Sunday, 17 March 2013


“Out of Ireland have we come, great hatred, little room, maimed us at the start. I carry from my mother’s womb a fanatic heart.” - William Butler Yeats

Saint Patrick’s Day is a predominantly Irish holiday honouring the missionary credited with converting the Irish to Christianity in the 5th century AD. He was born around 373 AD in either Scotland (near the town of Dumbarton) or in Roman Britain (the Romans left Britain in 410 AD). His real name is believed to be Maewyn Succat .  He was kidnapped at the age of 16 by pirates and sold into slavery in Ireland . During his 6-year captivity, while he worked as a shepherd, he began to have religious visions, and found strength in his faith. He finally escaped, going to France, where he became a priest, taking on the name of Patrick.  When he was about 60 years old, St. Patrick travelled to Ireland to spread the Christian word. Reputedly, Patrick had a winning personality, which helped him to convert the fun-loving Irish to Christianity. He used the shamrock, which resembles a three-leafed clover, as a metaphor to explain the concept of the Holy Trinity. Saint Patrick allegedly drove all snakes out of Ireland.  This may be an allegory, as the snake was one of the revered pagan symbols.

As it is an Irish day today, why not feature an Irish artist for Art Sunday? Bernadette Kiely is a contemporary Irish artist who was born in County Tipperary. She lives in Thomastown, Co. Kilkenny. She attended the National College of Art and Design, Waterford and the Slade School of Fine Art, London. Her work is in numerous public and private collections, including those of the AIB, the George Moore Society, the Butler Gallery, the Garter Lane Art Centre, the University of Limerick, and the Ballinglen Arts Foundation.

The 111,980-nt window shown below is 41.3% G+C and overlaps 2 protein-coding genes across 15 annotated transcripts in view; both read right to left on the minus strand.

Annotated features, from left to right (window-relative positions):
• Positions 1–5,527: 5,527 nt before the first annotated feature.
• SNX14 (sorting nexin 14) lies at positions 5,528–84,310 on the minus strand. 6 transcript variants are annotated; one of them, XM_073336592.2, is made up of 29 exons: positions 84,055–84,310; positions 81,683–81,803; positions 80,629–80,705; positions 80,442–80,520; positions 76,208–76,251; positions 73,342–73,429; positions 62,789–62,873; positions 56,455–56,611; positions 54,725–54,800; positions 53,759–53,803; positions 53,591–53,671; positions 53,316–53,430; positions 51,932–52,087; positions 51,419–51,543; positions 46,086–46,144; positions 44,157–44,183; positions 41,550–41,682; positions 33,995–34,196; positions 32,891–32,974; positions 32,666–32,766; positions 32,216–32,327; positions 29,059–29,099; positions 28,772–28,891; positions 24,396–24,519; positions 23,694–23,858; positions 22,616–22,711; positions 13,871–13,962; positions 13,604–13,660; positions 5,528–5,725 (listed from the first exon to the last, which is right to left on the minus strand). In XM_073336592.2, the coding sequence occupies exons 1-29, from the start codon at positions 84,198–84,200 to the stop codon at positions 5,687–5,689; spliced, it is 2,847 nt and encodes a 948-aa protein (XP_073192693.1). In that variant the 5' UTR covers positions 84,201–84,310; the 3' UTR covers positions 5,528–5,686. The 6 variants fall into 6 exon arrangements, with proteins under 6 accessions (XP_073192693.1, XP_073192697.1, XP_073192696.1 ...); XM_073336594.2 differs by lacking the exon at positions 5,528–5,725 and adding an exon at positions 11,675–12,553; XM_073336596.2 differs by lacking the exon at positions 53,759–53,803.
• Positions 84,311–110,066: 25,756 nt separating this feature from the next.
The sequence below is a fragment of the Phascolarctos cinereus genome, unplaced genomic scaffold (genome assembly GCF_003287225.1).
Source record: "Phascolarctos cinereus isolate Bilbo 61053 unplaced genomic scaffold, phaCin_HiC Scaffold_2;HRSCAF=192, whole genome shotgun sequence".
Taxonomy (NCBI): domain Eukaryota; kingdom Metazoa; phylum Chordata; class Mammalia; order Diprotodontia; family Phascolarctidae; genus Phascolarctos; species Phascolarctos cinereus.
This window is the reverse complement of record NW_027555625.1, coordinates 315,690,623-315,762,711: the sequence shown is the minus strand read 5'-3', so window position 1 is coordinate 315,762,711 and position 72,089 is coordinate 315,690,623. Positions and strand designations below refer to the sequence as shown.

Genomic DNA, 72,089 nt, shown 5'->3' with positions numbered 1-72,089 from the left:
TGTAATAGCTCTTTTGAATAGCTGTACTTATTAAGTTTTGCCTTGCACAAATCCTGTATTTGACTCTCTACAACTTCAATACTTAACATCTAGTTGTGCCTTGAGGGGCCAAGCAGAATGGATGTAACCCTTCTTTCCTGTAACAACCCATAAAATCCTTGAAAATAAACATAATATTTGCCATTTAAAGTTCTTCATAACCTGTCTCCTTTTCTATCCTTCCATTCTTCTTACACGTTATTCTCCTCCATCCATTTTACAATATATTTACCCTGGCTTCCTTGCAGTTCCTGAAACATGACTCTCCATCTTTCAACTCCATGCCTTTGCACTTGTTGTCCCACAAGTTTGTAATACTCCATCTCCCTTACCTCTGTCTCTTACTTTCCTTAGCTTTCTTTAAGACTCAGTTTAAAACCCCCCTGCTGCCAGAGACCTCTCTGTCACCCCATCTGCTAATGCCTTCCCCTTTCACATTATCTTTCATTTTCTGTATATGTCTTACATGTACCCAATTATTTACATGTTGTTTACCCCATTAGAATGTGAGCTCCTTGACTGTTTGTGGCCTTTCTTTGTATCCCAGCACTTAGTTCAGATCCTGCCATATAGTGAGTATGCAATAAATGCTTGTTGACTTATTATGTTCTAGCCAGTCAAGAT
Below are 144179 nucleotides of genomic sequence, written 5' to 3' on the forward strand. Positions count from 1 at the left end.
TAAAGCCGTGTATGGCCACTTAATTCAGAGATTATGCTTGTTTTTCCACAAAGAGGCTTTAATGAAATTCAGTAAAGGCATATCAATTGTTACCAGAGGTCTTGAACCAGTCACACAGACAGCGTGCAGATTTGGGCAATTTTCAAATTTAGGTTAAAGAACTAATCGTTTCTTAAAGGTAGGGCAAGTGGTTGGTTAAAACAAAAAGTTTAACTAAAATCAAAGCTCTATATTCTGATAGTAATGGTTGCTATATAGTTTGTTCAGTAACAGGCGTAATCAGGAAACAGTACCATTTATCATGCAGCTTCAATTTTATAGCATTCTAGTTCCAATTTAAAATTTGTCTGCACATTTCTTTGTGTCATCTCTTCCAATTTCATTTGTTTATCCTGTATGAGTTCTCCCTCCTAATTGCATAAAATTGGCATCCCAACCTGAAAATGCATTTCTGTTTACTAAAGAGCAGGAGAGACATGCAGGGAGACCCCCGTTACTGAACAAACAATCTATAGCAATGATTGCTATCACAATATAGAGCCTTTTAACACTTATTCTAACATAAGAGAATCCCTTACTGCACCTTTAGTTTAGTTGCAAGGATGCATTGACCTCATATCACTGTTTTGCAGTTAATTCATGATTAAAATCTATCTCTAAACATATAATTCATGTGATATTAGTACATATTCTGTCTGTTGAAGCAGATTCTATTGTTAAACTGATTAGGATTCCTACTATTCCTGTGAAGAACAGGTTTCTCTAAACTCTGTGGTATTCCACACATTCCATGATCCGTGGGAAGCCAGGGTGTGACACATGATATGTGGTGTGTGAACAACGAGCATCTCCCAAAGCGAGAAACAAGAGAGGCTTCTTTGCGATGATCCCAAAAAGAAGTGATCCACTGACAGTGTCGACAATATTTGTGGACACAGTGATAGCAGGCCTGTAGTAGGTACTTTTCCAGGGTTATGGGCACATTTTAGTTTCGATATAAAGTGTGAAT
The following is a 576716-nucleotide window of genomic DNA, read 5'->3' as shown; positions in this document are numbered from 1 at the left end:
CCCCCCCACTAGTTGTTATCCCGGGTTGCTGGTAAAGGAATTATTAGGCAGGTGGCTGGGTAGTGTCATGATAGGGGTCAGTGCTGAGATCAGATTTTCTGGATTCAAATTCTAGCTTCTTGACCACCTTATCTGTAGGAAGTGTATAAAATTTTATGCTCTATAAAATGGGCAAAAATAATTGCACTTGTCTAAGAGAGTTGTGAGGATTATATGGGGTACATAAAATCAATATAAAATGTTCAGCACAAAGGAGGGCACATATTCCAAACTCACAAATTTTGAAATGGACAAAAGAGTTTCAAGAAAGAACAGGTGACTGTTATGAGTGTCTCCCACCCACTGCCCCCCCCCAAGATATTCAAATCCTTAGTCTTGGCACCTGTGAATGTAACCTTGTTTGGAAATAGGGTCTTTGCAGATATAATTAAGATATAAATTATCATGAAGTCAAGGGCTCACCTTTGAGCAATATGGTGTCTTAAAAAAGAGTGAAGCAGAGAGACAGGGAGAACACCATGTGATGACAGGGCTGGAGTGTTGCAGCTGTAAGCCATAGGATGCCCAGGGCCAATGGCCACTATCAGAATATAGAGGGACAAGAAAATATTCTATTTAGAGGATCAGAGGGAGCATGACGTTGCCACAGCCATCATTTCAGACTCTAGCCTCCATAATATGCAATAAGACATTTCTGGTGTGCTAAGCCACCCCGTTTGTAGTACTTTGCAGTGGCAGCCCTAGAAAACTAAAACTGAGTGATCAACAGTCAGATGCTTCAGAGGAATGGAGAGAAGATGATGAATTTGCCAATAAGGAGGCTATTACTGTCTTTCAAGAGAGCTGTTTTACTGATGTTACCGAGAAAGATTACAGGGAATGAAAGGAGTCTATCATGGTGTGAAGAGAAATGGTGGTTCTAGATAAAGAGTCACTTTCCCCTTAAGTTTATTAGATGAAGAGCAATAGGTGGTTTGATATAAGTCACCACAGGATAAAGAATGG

She has been involved in a number of artists’ residencies (Cill Rialaig Artists Retreat in Co. Kerry and the Tyrone Guthrie Centre in Co. Monaghan). Her work has been included in major international group shows including Famine and has had a number of exhibitions in London. She teaches part time at Grennan Mill Craft School, Thomastown, Co. Kilkenny.

Kiely’s paintings convey a sense of fascination with and passion for the ephemeral, transient phenomena in nature. Her narrow focussed view of the landscape provides a private view of the world and a quasi-abstracted narrowness of vision that forces the viewer to examine the detail of the scene, examine the light and be fascinated by the colour as interpreted in the instant the painter has chosen to capture.

1 comment:

  1. Thanks for discovering this painter. Really marvelous.